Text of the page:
(2) It is important to the true Christian's faith that the fact of our Lord's death be not only fully established by the statements of the Scriptures, but that the Christian's faith therein be fully and thoroughly grounded; because only those who realize that our Lord's death was for the time an extinction of his being can realize how his death was the payment of father Adam's penalty. Father Adam's penalty was death, extinction, and this penalty fell by inheritance upon all his posterity; "Christ died for our sins"—he suffered the death penalty for father Adam (and incidentally for all those who had come under the death sentence through Adam's transgression).
Nor should it be understood that the penalty upon father Adam was an extinction of life for merely thirty-eight hours: it was perpetual, the everlasting extinction of life and all the privileges of life he had received from his Creator. Our Lord's sacrifice—the death of the man Christ Jesus—was an everlasting death also, a death which fully off-set the penalty upon father Adam, and as Adam's substitute the man Jesus could never be released. The release of the man Jesus from the death penalty would be as impossible as the release of Adam himself without a substitute: for, as man's substitute, "the man Christ Jesus" took upon himself the entire penalty of Adam's transgression, and must bear to the full the death-curse which rested upon Adam and indirectly upon his race. Hence, faith grasps firmly the thought that our Lord Jesus did not take back man's ransom-price—did not take back the sacrifice for sins, the human nature—in his resurrection.
In order that he might offer this, the only proper and acceptable ransom for man, our Lord left the glory which he had with the Father, left the higher nature, and was "made flesh," "that he by the grace of God should taste death for every man." (John 1:14; Heb. 2:9.) If he could pay man's penalty by remaining dead thirty-eight hours, then man could have paid his own penalty by remaining dead thirty-eight hours, and there would have been no necessity for a sin-offering, a ransom-price, to be paid. Indeed, Adam would have overpaid his penalty thousands of times. But since the penalty was death in the absolute sense, unlimited by time; and since this penalty would never permit a restoration of life to Adam, therefore it was necessary that a ransom should be paid for Adam;—that another life should be substituted for Adam's life;—that another, [R2477 : page 134] a perfect man, should die and remain dead everlastingly, that Adam and the race condemned in him might be released from death by a resurrection.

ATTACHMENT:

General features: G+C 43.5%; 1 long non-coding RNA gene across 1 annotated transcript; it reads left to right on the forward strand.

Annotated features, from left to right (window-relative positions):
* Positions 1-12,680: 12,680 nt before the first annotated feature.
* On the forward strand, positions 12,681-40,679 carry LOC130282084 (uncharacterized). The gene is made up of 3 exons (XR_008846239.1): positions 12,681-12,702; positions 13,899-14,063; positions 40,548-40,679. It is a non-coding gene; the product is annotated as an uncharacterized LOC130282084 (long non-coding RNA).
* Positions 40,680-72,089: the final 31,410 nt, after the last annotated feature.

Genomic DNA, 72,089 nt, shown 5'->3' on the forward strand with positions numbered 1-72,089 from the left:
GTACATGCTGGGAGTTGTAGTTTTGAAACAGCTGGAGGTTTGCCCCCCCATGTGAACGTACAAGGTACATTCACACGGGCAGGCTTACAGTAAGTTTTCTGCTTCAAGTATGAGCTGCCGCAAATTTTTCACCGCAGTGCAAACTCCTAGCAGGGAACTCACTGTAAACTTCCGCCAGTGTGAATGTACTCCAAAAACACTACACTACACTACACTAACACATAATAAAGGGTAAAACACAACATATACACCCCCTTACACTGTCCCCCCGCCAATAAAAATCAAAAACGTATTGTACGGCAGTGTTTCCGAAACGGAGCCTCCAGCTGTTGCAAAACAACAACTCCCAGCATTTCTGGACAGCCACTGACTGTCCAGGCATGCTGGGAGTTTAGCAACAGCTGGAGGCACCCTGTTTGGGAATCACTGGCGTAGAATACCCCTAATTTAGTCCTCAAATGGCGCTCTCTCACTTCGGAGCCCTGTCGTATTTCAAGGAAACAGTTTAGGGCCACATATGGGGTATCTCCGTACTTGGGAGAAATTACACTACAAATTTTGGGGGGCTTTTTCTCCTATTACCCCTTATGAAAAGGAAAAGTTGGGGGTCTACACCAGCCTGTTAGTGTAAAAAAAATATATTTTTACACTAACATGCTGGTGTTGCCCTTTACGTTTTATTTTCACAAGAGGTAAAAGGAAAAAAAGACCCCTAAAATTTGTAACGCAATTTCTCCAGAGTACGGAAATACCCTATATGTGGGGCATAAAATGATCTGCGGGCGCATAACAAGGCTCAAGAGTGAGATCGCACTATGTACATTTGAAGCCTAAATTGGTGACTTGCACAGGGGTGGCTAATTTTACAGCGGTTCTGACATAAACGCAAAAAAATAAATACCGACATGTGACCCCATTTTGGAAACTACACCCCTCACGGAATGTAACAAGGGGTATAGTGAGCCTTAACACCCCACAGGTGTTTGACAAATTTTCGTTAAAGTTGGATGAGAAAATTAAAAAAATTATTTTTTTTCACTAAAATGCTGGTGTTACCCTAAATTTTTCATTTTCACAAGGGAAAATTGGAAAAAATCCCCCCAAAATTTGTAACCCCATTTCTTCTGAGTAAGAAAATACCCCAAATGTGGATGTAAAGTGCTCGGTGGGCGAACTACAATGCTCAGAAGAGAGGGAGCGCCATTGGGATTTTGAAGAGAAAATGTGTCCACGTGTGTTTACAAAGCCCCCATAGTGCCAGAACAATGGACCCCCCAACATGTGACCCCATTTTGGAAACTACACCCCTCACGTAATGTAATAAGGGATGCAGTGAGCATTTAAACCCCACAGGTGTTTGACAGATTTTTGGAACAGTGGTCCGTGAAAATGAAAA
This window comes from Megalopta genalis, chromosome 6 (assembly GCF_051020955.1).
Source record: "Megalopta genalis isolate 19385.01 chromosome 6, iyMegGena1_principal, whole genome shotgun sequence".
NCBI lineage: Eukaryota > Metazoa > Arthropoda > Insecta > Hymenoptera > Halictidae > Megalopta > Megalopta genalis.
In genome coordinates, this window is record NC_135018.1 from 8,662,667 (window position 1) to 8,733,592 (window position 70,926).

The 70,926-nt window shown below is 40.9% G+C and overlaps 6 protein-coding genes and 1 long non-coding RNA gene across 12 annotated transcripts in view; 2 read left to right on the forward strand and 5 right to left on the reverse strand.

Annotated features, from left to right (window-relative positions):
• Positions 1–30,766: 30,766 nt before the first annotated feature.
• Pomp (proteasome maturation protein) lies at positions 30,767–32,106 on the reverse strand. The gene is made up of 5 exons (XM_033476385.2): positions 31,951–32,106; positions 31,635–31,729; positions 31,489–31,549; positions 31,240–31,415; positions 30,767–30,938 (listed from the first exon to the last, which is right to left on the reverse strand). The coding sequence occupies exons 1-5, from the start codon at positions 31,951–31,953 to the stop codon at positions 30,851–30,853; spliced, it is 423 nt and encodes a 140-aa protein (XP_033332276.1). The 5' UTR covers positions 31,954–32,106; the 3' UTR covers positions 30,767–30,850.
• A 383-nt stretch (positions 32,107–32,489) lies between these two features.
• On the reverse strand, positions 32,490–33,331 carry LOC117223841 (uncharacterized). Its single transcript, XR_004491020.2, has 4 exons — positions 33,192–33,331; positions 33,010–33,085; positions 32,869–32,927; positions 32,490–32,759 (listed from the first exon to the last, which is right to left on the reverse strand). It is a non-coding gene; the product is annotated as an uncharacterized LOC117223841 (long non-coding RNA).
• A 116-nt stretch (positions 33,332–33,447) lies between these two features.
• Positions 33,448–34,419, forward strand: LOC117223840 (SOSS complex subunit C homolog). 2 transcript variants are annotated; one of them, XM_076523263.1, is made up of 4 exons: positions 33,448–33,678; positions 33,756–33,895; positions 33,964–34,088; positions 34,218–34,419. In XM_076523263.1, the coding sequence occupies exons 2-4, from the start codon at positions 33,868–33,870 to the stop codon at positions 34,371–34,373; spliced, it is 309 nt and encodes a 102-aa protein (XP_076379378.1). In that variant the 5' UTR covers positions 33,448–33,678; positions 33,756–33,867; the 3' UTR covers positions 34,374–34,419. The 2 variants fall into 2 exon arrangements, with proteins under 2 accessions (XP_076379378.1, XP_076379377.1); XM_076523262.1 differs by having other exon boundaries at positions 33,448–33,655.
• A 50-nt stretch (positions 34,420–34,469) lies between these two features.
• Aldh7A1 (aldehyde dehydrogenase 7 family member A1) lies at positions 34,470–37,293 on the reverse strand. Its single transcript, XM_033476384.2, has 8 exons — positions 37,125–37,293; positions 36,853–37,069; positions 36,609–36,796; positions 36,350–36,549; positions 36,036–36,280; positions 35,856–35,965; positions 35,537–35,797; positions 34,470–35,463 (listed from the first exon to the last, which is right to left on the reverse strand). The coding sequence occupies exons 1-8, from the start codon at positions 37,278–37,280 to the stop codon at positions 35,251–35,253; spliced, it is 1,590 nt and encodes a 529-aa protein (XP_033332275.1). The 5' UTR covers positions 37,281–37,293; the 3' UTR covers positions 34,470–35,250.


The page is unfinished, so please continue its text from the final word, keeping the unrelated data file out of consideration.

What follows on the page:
It was just this work, in harmony with the divine plan, that was accomplished by the man Christ Jesus, and finished in his death; and according to divine promise that ransom-sacrifice will never be abrogated, will never be taken back: and consequently all who are trusting in the merit of the great sacrifice of atonement may have full confidence that there will be a resurrection of the dead (of humanity), both of the just and the unjust; because Justice has been paid the full price, and because God has promised through the Gospel of Christ an opportunity for return to everlasting life, which shall eventually be offered to every member of Adam's race.—1 Tim. 2:6.
In view of these facts, how and why do we speak of the resurrection of Jesus as essential to man's salvation? We answer that neither we nor the Scriptures speak of the resurrection of Christ Jesus as a man. As his coming to our low estate of manhood was merely for the purpose of effecting our ransom, and as the taking back of manhood by a resurrection would undo the entire work of redemption, it is preposterous to think of our Lord's resurrection as a restoration to human nature.